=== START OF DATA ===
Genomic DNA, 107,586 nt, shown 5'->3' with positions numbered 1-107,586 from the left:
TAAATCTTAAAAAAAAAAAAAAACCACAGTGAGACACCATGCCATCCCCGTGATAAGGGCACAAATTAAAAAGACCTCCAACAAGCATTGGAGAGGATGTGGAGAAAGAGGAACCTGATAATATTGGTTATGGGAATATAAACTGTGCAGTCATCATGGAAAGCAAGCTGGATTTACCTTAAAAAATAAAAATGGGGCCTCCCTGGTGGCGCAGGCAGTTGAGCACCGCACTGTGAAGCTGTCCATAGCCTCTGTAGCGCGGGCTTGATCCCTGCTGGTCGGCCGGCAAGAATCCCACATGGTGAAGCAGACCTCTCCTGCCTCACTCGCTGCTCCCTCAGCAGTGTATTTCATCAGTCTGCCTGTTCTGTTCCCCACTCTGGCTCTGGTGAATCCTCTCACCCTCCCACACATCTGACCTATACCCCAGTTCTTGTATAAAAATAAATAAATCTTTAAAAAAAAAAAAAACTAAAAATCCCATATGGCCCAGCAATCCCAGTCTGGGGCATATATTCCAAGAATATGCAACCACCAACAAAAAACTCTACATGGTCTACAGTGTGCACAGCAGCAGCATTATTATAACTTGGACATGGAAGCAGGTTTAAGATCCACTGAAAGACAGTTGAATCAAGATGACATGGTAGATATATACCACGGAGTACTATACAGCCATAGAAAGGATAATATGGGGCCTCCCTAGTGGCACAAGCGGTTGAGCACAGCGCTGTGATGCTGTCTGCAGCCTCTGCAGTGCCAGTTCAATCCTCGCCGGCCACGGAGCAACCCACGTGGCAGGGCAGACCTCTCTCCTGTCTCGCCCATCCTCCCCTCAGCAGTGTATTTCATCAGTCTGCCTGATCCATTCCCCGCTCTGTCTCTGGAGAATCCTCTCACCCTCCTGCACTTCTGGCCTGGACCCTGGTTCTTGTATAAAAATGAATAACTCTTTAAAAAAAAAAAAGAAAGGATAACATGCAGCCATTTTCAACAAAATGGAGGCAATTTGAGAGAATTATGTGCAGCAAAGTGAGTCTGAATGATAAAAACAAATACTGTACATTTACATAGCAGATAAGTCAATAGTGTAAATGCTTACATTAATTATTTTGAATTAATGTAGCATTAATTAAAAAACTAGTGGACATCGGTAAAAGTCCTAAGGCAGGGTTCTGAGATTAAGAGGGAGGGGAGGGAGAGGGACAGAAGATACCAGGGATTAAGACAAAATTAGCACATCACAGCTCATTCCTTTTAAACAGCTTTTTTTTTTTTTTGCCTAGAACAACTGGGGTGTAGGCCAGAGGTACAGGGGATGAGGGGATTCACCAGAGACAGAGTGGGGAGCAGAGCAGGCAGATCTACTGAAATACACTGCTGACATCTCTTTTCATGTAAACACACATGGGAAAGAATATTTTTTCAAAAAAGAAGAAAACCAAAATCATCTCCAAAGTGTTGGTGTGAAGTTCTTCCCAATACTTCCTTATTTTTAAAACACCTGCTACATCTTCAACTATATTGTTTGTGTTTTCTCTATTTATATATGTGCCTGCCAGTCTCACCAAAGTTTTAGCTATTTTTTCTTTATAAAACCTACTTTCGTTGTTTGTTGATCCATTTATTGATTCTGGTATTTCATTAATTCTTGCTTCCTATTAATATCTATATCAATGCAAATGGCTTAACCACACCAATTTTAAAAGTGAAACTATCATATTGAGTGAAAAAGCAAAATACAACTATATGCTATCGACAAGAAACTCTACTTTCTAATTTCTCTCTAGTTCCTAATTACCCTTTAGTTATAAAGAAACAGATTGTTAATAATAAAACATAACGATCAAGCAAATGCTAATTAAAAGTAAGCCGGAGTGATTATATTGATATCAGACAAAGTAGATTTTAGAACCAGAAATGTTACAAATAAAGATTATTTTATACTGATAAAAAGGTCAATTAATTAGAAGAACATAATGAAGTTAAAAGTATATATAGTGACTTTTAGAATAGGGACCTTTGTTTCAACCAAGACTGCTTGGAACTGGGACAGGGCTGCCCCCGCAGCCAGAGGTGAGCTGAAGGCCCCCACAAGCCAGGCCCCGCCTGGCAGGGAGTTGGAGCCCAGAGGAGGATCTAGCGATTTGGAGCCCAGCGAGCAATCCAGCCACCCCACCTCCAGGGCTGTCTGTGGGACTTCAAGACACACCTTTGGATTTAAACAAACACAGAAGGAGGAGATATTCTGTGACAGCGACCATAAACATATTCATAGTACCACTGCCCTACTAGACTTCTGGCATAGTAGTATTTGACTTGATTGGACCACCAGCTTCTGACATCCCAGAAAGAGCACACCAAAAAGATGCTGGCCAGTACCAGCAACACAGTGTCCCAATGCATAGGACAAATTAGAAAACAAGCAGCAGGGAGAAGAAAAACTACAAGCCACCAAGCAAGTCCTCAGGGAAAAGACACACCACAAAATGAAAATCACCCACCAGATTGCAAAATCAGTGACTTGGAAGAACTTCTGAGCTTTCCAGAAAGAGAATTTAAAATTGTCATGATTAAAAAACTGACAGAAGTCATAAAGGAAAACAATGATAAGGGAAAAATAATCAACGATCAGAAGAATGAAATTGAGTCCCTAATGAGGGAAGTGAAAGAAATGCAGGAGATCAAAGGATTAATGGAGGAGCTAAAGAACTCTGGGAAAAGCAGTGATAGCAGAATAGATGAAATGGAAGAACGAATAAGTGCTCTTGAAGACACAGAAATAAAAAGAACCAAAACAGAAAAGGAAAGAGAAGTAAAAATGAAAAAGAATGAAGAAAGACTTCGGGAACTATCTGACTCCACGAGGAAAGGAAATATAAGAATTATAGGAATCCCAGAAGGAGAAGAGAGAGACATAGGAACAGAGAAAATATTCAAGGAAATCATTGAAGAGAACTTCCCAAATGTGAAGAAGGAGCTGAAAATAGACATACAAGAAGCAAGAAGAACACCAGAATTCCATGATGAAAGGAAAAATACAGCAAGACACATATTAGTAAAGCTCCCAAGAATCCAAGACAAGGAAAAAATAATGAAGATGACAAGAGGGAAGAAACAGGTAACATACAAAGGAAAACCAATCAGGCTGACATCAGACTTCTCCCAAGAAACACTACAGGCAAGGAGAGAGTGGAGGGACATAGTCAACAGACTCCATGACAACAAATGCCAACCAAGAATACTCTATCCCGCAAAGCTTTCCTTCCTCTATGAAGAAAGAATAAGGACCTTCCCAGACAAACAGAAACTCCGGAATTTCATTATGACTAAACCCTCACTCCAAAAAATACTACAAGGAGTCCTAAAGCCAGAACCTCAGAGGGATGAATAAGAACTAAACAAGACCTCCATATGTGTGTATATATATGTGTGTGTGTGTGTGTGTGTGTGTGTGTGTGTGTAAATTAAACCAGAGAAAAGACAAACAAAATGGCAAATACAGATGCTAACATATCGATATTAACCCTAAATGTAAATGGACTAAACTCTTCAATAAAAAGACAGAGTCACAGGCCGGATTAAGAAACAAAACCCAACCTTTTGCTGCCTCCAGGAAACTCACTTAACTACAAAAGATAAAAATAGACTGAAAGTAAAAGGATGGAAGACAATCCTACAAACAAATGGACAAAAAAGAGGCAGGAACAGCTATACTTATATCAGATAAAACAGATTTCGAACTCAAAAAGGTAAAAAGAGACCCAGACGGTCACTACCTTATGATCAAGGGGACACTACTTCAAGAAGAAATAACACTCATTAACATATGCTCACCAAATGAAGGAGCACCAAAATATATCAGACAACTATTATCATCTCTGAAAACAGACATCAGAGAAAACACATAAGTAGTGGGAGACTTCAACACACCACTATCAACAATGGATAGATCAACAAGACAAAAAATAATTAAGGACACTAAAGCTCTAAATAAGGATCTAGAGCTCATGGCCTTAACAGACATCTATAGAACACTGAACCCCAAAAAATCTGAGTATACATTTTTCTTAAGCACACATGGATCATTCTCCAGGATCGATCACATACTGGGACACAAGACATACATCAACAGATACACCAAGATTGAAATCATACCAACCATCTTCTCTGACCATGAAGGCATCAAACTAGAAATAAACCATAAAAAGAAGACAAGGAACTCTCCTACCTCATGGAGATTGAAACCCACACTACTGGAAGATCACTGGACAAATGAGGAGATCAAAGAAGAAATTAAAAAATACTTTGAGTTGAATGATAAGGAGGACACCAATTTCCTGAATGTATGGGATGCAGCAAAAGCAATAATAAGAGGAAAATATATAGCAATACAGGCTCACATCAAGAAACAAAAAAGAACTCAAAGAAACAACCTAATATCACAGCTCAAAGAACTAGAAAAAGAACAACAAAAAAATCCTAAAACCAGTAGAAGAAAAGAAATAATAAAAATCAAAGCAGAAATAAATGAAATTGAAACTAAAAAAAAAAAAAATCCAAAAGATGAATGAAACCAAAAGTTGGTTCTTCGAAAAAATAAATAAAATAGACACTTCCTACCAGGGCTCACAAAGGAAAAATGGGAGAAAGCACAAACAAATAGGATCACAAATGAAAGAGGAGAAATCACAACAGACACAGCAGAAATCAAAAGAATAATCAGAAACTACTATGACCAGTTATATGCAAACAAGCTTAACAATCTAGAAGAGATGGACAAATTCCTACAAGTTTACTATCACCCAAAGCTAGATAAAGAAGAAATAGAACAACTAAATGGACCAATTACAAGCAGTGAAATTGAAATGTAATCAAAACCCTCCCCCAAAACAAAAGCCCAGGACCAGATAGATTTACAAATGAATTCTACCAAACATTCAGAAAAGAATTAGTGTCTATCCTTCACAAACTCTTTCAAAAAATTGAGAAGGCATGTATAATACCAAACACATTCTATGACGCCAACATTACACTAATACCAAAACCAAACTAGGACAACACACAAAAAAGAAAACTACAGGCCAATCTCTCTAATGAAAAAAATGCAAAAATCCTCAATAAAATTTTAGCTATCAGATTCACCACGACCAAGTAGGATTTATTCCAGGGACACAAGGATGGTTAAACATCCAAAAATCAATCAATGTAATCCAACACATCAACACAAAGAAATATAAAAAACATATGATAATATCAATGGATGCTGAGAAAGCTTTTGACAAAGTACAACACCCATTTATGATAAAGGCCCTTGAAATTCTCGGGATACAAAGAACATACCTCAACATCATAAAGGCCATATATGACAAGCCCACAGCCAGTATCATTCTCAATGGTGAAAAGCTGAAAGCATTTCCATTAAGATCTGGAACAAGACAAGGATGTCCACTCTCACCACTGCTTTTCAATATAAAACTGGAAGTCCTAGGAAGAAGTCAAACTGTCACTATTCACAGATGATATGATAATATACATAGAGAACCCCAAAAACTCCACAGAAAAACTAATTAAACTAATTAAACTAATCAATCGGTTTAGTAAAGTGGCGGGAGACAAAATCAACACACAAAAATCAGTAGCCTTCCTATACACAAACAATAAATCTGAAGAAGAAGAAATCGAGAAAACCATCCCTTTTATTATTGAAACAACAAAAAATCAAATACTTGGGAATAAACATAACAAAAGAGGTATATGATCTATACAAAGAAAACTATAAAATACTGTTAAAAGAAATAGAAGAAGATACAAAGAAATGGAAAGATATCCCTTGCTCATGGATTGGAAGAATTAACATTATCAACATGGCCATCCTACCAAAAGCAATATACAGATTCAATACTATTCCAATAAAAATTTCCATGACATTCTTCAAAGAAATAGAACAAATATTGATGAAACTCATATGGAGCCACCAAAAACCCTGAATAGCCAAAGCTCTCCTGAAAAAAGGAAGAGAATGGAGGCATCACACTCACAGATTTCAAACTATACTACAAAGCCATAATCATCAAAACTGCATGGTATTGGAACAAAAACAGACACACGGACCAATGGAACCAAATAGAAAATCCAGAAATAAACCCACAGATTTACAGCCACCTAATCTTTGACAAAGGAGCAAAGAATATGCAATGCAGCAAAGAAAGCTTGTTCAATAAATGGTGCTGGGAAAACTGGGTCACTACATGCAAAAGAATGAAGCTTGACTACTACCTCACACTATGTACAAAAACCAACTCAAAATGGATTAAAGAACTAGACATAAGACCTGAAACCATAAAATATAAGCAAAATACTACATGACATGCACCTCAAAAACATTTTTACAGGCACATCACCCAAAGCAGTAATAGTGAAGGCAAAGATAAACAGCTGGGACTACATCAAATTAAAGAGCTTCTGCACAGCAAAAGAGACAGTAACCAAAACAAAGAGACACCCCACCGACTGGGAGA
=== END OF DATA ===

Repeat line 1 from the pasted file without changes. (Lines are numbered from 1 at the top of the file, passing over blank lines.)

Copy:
Genomic DNA, 107,586 nt, shown 5'->3' with positions numbered 1-107,586 from the left: